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    ABSTRACT: This study was conducted with the aim of showing the effects of Pycnogenol on controlling jet-lag symptoms. Oral Pycnogenol, 50 mg tablets 3 times/die, for 7 days starting 2 days prior to the flight was used. The study was divided into two separate parts. In study 1 the most common complaints of patients with jet-lag were evaluated with a rating scale consisting in of a scoring system. In study 2 a brain CT scan was performed after the flight in order to assess minimal brain edema (MBE) in association with typical signs and symptoms, observed in previous published flight studies. Study one included 38 subjects treated with Pycnogenol and 30 controls. The symptomatic jet-lag related total score was significantly lower (indicating a lower level of jet-lag) in the Pycnogenol group. The average duration of any jet lag symptom following the flight was significantly reduced from 39.3 (SD=0.8) hours in controls to an average of 18.2 (SD=3.3) hours in the Pycnogenol group (P<0.05). Study 2 included 34 subjects treated with Pycnogenol and 31 controls. The main observation was the brain CT scan performed within 28 hours after the end of the flight. The difference between the Pycnogenol and the control groups was statistically significant (P<0.05) for all items assessed including the cerebral edema score obtained by CT scan. The short-term memory was significantly altered in the control group and associated to edema and swelling of the lower limbs. The score (and the level of edema) was comparatively higher in a subgroup of hypertensive subjects in the control group. Minor alterations of cardiac function were observed in association with de-stabilisation of blood pressure. Fatigue was also significantly higher in the control group in comparison with the Pycnogenol group. A number of spontaneously reported symptoms was also scored and there was a statistically significant difference (P<0.05) between the Pycnogenol and control groups. In conlusion, Pycnogenol was useful to control jet-lag and minimal brain edema.
    Minerva cardioangiologica 10/2008; 56(5 Suppl):3-9. · 0.43 Impact Factor
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    ABSTRACT: Ankle sprains mainly caused by accidents or strenuous sport activities can often be quite painful and impair motility. If not treated immediately and correctly, sprains may lead to severe complications. The aim of the present study was to compare the efficacy and safety of topically applied ketoprofen versus orally administered ketoprofen in 20 patients with grade I ankle sprain and 34 patients with grade II sprain. The patients were divide into in two treatment groups and received either topically applied ketoprofen treatment (ketoprofen 10% spray-gel; Prontoflex; 360 mg/die) or orally administered ketoprofen treatment (ketoprofen tablets; 3x50 mg/die). Treatment duration was one week. After 3 and 7 days of treatment, reduction of spontaneous pain and pain on active movement in the Prontoflex group was significantly bigger greater in the oral treatment group, irrespective of sprain severity. Regarding secondary parameters as mobility impairment and ankle swelling topically applied ketoprofen treatment turned out to be significantly superior to orally administered ketoprofen treatment. Additionally, Prontoflex was well tolerated, whereas ketoprofen tablets caused gastrointestinal side effects in some patients. The good efficacy in pain reduction and absence of side effects in the present study distinguished the topically applied ketoprofen as a favorable treatment for patients with accidental or sport soft tissue injuries.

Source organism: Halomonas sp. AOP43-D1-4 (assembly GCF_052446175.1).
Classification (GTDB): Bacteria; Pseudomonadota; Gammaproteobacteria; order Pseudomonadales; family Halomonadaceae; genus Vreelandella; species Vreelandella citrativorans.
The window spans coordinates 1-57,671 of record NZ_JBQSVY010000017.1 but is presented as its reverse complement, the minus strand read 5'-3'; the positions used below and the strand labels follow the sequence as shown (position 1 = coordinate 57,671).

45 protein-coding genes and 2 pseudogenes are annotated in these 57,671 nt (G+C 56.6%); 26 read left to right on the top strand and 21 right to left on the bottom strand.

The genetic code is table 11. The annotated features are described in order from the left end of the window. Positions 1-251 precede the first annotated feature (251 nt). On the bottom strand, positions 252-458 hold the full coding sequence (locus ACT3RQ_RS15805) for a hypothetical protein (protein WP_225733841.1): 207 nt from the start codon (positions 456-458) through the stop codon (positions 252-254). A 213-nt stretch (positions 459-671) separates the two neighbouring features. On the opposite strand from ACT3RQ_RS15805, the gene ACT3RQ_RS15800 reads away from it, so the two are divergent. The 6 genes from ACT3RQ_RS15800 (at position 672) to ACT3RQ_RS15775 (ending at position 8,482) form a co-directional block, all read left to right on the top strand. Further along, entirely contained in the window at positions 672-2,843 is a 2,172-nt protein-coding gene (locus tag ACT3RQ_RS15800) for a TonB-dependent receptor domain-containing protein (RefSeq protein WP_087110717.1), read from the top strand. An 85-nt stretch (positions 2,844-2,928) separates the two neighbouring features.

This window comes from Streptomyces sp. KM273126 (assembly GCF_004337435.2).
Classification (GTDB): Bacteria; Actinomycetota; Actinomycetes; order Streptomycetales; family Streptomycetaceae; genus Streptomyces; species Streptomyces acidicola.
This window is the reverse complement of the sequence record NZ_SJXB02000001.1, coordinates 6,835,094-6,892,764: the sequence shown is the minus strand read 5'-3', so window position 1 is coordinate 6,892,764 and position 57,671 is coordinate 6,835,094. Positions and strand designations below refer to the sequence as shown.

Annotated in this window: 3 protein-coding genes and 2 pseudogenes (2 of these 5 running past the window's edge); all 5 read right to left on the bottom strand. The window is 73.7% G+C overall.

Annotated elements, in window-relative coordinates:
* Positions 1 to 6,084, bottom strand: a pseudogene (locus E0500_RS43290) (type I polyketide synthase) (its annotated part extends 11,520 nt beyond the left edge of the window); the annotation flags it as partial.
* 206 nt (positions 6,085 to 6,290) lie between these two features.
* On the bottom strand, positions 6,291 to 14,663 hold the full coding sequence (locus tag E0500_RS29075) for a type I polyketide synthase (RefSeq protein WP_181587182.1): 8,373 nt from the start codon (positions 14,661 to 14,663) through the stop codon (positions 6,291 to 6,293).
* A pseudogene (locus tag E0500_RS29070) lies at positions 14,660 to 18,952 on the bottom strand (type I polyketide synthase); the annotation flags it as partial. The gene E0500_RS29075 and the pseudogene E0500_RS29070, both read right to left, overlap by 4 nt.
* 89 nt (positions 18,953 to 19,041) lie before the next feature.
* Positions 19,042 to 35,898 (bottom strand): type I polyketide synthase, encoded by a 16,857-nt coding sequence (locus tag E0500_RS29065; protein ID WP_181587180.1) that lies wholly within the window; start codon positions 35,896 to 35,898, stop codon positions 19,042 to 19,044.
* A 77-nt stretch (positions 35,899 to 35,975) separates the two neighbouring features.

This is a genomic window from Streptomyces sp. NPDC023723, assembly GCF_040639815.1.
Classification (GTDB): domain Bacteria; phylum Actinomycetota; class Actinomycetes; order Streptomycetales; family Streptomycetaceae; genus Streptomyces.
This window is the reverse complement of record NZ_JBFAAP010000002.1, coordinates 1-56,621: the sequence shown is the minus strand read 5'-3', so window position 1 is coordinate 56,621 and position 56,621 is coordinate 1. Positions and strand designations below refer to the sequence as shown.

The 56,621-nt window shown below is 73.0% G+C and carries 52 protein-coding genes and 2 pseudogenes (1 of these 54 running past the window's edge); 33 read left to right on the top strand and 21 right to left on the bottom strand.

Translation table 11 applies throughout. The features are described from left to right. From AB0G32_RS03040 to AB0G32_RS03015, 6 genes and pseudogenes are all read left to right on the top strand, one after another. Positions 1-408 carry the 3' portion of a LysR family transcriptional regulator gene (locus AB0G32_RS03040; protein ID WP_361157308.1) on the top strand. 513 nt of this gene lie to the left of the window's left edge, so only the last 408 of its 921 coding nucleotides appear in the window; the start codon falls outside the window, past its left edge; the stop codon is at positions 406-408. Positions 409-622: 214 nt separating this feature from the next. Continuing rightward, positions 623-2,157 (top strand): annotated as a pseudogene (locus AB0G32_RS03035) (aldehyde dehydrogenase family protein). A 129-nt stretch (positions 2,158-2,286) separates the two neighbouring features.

Minerva cardioangiologica 10/2008; 56(5 Suppl):47-53. · 0.43 Impact Factor
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    ABSTRACT: NPT tests in the pharmacy. Blood testing can be made with NPT (near patient testing) directly in the pharmacy. Most tests can be made with a single drop of blood (i.e. from a finger) and results are comparable with results from blood test obtained with standard vein blood samples. NPT is basically used for: 1 - evaluating the risk of a disease. 2 evaluating or confirming the presence of a disease. 3 to manage and monitor treatments. The social role of the pharmacy in NPT (particularly in cardiovascular screening) is very important as the pharmacy is an institution with capillary diffusion in the territory. The pharmacy often constitutes an important, first-level consultancy point for the population, particularly where health institutions are far away (small villages) or not easily accessible. Rules for NPT. Guidelines for NPT testing in the pharmacy have been proposed and discussed in a consensus meeting (Spoleto, 2007). NPT guidelines suggest operating management and technical procedures and indicate prospective lines of action defining new roles for the pharmacy. Coagulation tests can be now made in the pharmacy at a very low cost and with an efficacy comparable to blood tests obtained with a vein sample. Results can be read in seconds. This test is also available for personal use and home testing. NPT: The Clinical Study. The evaluation of the results of a clinical study (patients with venous thrombosis/pulmonary embolisation, patients with fibrillation and patients with artificial cardiac valves) indicates that costing is very favourable for NPT which may reduce costs and improve management of many clinical conditions and their monitoring. Training and control systems help NPT testing to be reliable and useful to screen and manage most clinical and risk conditions. The clinical study also shows the positive correlation between NPT tests and standard' tests. In conclusion NPT tests are now very reliable and cost-effective and can be used for screening, diagnosis and to monitor treatments.